Want to Make Sure You Graduate? Stay Away From Alcohol and Drugs

Want to Make Sure You Graduate? Stay Away From Alcohol and Drugs

September 23rd, 2015 Alcohol Addiction, Helpful Articles

The statistics leave no doubt: if you are a teen and you start a relationships with drugs and alcohol, your chances of graduating from high school and moving on to college will be reduced. And the deeper you get involved, the more likely you are to see your dreams smashed to pieces before you ever make it out of school and into the adult world. One-third of high school dropouts blame drugs and alcohol for their poor life outcomes, and a sizeable portion of the remaining two-thirds are probably still in denial or too ashamed to admit the truth.

Undermining academic performance is of course only one way that drugs and alcohol could prevent you from getting your diploma. Each year almost 3,000 teens in the 16 to 19 age group will be killed in automobile accidents, and another 300,000 teens of various ages will require treatment in emergency rooms following their involvement in such crashes. Beyond the kids who lose their lives, many of these victims are so seriously hurt that all of their pursuits—including those related to school—have to be put on hold.

Alcohol is the biggest problem here, and about 25 percent of teen drivers involved in car accidents have blood-alcohol content levels above the legal limit. But if adolescent drivers with any amount of drugs or alcohol in their systems were included, this figure would undoubtedly rise above the 50 percent mark. And adolescent passengers injured in these wrecks have also been drinking or drugging in the majority of cases, so even when kids drink but don’t drive, they are still not protected from danger.

You’ve heard a lot about the dangers of drugs and alcohol. Substance abuse and adolescence don’t mix, you’ve been told—and told, and told. Maybe you take it all seriously, or maybe by this point you just roll your eyes and dismiss it all as a scare tactic.

If you’re like most teens, you probably fall somewhere in-between these two extremes. This means you’re reacting in a normal and healthy way to the constant warnings of adult authority figures, since even the smartest and hippest teachers and parents can lay it on a little thick at times. But while experimenting with alcohol and marijuana in particular is common among young people and won’t automatically curse you for life, when you start fooling around with drugs and alcohol you will be walking a very fine line, right from the beginning.

A Sober Look at a Devious Disease

If we’re talking about graduation night or prom night, you probably already know about the risks. These are occasions when even the most responsible kids can run into trouble with alcohol, marijuana or harder substances they would typically avoid. Graduation and prom are like rites of passage for adolescents, which means young people see them as doorways through which they must pass in order to make the transition from childhood to adulthood. In this case, the rules are off (those are for kids!), and some teens will do just about anything if they think it proves they are all grown up.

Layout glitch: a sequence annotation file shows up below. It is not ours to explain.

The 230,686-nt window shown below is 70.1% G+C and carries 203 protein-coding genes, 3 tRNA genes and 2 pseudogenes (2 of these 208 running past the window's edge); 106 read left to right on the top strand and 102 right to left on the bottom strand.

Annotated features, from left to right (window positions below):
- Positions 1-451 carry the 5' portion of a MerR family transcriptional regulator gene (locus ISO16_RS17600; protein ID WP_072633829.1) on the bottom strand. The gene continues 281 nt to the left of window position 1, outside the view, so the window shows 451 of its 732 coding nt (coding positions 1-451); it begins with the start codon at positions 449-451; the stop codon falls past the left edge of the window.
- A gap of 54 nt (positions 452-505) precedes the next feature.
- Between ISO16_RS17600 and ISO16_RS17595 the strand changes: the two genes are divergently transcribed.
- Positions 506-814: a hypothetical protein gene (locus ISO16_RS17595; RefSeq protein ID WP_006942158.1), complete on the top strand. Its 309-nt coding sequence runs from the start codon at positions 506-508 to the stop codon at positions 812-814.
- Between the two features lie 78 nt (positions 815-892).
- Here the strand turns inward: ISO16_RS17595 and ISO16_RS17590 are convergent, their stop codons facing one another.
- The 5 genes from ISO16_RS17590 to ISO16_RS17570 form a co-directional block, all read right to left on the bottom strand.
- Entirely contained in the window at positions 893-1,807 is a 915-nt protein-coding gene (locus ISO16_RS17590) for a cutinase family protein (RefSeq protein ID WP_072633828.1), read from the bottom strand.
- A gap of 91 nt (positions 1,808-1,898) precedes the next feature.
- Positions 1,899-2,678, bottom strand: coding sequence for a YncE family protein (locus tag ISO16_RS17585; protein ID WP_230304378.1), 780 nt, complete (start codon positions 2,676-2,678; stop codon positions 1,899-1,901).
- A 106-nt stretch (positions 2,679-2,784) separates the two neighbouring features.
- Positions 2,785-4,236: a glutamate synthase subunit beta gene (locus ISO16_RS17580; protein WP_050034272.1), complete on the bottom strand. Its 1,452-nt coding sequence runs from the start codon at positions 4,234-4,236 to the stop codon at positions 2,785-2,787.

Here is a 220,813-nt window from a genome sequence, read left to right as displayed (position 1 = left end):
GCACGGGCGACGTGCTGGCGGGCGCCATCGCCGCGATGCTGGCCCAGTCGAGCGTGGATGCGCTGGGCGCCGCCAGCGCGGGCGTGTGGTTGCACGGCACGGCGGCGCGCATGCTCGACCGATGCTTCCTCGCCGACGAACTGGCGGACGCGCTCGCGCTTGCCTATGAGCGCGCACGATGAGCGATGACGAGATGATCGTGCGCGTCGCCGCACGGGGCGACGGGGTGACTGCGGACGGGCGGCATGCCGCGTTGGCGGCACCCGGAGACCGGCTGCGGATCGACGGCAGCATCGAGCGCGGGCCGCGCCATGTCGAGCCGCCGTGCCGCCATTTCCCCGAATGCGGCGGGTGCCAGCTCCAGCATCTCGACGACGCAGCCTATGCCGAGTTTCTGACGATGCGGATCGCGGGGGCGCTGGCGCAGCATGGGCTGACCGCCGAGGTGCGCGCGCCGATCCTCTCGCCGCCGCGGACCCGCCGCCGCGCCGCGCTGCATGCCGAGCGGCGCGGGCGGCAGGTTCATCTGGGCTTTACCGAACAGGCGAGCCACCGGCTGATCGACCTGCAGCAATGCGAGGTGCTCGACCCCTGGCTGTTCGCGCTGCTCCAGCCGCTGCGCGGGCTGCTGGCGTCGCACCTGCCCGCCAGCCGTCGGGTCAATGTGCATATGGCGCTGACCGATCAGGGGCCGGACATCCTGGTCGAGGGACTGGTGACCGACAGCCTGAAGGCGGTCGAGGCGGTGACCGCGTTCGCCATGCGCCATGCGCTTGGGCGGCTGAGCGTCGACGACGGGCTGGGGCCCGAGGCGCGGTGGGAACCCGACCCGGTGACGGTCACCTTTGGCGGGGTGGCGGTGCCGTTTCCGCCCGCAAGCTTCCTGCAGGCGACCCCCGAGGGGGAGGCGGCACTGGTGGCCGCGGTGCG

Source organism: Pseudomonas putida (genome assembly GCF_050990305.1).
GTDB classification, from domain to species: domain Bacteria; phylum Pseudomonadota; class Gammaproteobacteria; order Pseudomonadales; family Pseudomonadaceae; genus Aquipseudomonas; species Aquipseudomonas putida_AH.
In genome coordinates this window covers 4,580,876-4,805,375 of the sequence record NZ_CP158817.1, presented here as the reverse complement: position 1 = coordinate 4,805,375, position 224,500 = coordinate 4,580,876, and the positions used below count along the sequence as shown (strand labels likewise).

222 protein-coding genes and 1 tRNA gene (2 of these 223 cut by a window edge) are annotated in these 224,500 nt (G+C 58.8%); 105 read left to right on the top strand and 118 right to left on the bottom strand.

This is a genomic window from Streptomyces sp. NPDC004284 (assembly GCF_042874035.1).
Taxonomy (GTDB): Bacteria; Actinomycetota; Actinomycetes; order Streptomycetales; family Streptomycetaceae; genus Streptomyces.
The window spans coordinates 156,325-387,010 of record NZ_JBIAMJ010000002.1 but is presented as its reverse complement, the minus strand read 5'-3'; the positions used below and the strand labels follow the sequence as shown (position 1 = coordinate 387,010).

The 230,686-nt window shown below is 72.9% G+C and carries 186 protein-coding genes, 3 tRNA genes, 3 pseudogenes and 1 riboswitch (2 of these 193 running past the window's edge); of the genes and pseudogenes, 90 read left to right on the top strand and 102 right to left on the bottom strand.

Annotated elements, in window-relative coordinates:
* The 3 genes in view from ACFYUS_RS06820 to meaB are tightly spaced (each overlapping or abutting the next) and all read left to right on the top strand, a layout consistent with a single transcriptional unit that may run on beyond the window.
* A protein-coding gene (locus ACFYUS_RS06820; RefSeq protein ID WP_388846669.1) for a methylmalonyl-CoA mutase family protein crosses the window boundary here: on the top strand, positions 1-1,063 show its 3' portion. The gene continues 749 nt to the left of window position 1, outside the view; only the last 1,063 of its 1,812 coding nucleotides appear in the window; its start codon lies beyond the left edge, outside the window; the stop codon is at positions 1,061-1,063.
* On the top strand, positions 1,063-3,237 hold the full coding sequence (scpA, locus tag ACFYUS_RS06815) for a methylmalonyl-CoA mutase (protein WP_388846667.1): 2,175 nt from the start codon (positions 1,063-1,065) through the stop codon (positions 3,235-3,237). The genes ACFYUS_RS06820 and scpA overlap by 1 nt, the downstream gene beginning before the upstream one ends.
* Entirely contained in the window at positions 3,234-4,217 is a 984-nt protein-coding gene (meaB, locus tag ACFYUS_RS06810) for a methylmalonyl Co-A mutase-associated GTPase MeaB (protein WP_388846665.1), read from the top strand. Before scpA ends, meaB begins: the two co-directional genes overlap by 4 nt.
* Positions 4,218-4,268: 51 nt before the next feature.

It is a mistake, however, to focus so heavily on these special events. Substance use problems that develop over the long term are the biggest problems. You might know a few kids from school who come from tough backgrounds or who’ve been getting into trouble for a long time. When you see them abusing drugs or alcohol, you probably figure it was inevitable and has no relevance to you. But the sad fact is every single person, of any age, who chooses to drink or use could end up an addict.

It is just that simple; while there are a few self-destructive people in any crowd, the vast majority of teens who try drugs or alcohol never think they will end up addicted. And if you have any doubts about that, just ask them—all around you are kids who’ve either messed up in the past or are messing up right now, thanks to the drugs and alcohol that are twisting them into pretzels. Some might be in denial about their problems, but of course that only proves the point—they can’t or won’t admit the truth about their addictions because they never believed they were at risk of getting addicted in the first place.

What It Really Means to Be an Adult

Teens don’t need a lecture and they don’t need anyone exaggerating the risks. So many young lives have been damaged by drugs and alcohol—some permanently—that examples of it are easy to find.

Just open your eyes and look around you, and you will quickly realize this is true. If you insist on drinking and drugging, none of your hopes, dreams or life ambitions are secure. The proof of that is widely available and right in front of your face.

Of course you might make it through, even if you take the risk. You might graduate at the top of your class and eventually put your alcohol or drug use behind you. Then again, you might not; that is a fact, and you should proceed cautiously as you make decisions that on the surface seem casual but might very well be putting your entire future in the danger zone.

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